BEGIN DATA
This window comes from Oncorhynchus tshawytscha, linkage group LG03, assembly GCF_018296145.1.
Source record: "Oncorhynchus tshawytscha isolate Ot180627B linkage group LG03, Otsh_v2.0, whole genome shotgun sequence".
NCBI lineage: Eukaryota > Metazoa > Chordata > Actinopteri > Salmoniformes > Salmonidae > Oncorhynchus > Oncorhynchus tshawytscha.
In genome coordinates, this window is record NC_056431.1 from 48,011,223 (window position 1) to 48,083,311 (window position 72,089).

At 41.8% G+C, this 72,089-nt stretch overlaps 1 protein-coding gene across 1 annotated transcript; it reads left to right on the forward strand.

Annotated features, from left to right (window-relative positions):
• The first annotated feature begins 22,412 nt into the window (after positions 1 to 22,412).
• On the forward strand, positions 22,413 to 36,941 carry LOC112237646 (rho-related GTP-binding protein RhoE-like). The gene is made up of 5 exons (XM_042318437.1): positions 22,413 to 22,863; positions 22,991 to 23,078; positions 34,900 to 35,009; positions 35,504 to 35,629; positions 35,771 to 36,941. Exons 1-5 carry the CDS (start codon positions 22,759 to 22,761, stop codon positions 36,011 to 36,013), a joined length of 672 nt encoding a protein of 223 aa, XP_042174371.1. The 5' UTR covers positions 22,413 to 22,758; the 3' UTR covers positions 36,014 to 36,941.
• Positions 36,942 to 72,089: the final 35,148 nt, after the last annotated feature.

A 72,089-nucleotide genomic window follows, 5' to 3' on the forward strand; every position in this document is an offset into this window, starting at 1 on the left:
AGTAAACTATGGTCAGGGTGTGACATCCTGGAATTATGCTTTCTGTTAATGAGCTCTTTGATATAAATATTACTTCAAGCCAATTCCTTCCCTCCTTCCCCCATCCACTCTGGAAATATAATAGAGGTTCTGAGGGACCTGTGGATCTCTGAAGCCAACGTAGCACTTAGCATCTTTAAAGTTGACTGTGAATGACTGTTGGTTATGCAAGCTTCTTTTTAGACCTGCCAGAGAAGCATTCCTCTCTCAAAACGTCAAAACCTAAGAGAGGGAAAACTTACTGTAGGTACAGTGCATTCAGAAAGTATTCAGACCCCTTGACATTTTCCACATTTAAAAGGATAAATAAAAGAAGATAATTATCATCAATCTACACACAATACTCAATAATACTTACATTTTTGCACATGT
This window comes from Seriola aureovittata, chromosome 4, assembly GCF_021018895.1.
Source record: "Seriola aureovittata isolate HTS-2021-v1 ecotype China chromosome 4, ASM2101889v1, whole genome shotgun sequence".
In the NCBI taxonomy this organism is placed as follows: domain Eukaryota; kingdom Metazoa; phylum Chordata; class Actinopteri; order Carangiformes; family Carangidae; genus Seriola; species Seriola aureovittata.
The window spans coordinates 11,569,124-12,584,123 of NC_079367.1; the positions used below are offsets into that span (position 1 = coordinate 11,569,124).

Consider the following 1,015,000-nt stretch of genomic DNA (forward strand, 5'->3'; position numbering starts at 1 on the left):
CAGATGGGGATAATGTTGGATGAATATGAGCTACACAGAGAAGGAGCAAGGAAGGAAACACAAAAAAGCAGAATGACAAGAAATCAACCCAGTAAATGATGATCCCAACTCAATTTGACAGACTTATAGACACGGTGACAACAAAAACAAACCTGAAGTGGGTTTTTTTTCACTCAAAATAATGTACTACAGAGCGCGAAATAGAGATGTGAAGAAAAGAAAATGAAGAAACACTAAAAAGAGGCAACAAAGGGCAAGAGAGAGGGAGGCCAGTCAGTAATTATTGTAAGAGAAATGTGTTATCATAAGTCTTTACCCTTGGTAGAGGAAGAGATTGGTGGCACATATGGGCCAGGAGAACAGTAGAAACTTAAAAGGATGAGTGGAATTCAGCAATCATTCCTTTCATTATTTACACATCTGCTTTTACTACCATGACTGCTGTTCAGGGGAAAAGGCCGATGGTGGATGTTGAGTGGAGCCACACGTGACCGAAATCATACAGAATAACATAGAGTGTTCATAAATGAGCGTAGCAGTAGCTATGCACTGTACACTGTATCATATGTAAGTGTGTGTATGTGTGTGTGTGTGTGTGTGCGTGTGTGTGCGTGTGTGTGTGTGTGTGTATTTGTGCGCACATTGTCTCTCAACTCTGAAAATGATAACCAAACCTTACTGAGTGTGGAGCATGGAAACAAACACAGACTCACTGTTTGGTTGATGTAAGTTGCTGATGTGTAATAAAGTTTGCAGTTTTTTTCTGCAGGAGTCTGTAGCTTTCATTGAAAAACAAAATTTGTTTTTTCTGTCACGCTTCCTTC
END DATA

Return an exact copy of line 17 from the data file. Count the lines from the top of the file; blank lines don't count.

CAGATGGGGATAATGTTGGATGAATATGAGCTACACAGAGAAGGAGCAAGGAAGGAAACACAAAAAAGCAGAATGACAAGAAATCAACCCAGTAAATGATGATCCCAACTCAATTTGACAGACTTATAGACACGGTGACAACAAAAACAAACCTGAAGTGGGTTTTTTTTCACTCAAAATAATGTACTACAGAGCGCGAAATAGAGATGTGAAGAAAAGAAAATGAAGAAACACTAAAAAGAGGCAACAAAGGGCAAGAGAGAGGGAGGCCAGTCAGTAATTATTGTAAGAGAAATGTGTTATCATAAGTCTTTACCCTTGGTAGAGGAAGAGATTGGTGGCACATATGGGCCAGGAGAACAGTAGAAACTTAAAAGGATGAGTGGAATTCAGCAATCATTCCTTTCATTATTTACACATCTGCTTTTACTACCATGACTGCTGTTCAGGGGAAAAGGCCGATGGTGGATGTTGAGTGGAGCCACACGTGACCGAAATCATACAGAATAACATAGAGTGTTCATAAATGAGCGTAGCAGTAGCTATGCACTGTACACTGTATCATATGTAAGTGTGTGTATGTGTGTGTGTGTGTGTGTGCGTGTGTGTGCGTGTGTGTGTGTGTGTGTATTTGTGCGCACATTGTCTCTCAACTCTGAAAATGATAACCAAACCTTACTGAGTGTGGAGCATGGAAACAAACACAGACTCACTGTTTGGTTGATGTAAGTTGCTGATGTGTAATAAAGTTTGCAGTTTTTTTCTGCAGGAGTCTGTAGCTTTCATTGAAAAACAAAATTTGTTTTTTCTGTCACGCTTCCTTC